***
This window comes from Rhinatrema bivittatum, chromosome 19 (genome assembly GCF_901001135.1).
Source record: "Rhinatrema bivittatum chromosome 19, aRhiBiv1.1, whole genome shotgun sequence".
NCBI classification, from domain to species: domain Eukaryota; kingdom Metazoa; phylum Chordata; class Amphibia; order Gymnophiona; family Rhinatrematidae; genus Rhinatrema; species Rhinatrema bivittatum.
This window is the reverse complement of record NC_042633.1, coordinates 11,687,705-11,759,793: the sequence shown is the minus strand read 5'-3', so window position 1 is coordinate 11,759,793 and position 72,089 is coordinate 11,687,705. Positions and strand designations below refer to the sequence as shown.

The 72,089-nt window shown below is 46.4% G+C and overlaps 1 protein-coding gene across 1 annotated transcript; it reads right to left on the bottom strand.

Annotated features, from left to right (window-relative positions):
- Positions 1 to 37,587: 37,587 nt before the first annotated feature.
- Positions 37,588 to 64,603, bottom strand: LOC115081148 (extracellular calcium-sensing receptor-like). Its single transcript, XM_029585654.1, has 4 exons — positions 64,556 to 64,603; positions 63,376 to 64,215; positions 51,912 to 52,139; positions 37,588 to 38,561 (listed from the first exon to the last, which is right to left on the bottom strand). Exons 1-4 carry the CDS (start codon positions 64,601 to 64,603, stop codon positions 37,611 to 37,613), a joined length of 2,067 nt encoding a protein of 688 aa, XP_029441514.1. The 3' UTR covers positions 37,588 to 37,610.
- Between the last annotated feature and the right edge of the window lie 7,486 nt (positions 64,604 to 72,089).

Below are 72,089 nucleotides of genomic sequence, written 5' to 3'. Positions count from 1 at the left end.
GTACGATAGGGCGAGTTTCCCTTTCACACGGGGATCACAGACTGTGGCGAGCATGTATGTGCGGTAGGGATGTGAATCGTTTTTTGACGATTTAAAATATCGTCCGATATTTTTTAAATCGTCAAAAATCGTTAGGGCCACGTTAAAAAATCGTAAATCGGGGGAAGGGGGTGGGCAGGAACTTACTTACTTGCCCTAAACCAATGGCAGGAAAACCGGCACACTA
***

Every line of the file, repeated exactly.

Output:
This window comes from Rhinatrema bivittatum, chromosome 19 (genome assembly GCF_901001135.1).
Source record: "Rhinatrema bivittatum chromosome 19, aRhiBiv1.1, whole genome shotgun sequence".
NCBI classification, from domain to species: domain Eukaryota; kingdom Metazoa; phylum Chordata; class Amphibia; order Gymnophiona; family Rhinatrematidae; genus Rhinatrema; species Rhinatrema bivittatum.
This window is the reverse complement of record NC_042633.1, coordinates 11,687,705-11,759,793: the sequence shown is the minus strand read 5'-3', so window position 1 is coordinate 11,759,793 and position 72,089 is coordinate 11,687,705. Positions and strand designations below refer to the sequence as shown.

The 72,089-nt window shown below is 46.4% G+C and overlaps 1 protein-coding gene across 1 annotated transcript; it reads right to left on the bottom strand.

Annotated features, from left to right (window-relative positions):
- Positions 1 to 37,587: 37,587 nt before the first annotated feature.
- Positions 37,588 to 64,603, bottom strand: LOC115081148 (extracellular calcium-sensing receptor-like). Its single transcript, XM_029585654.1, has 4 exons — positions 64,556 to 64,603; positions 63,376 to 64,215; positions 51,912 to 52,139; positions 37,588 to 38,561 (listed from the first exon to the last, which is right to left on the bottom strand). Exons 1-4 carry the CDS (start codon positions 64,601 to 64,603, stop codon positions 37,611 to 37,613), a joined length of 2,067 nt encoding a protein of 688 aa, XP_029441514.1. The 3' UTR covers positions 37,588 to 37,610.
- Between the last annotated feature and the right edge of the window lie 7,486 nt (positions 64,604 to 72,089).

Below are 72,089 nucleotides of genomic sequence, written 5' to 3'. Positions count from 1 at the left end.
GTACGATAGGGCGAGTTTCCCTTTCACACGGGGATCACAGACTGTGGCGAGCATGTATGTGCGGTAGGGATGTGAATCGTTTTTTGACGATTTAAAATATCGTCCGATATTTTTTAAATCGTCAAAAATCGTTAGGGCCACGTTAAAAAATCGTAAATCGGGGGAAGGGGGTGGGCAGGAACTTACTTACTTGCCCTAAACCAATGGCAGGAAAACCGGCACACTA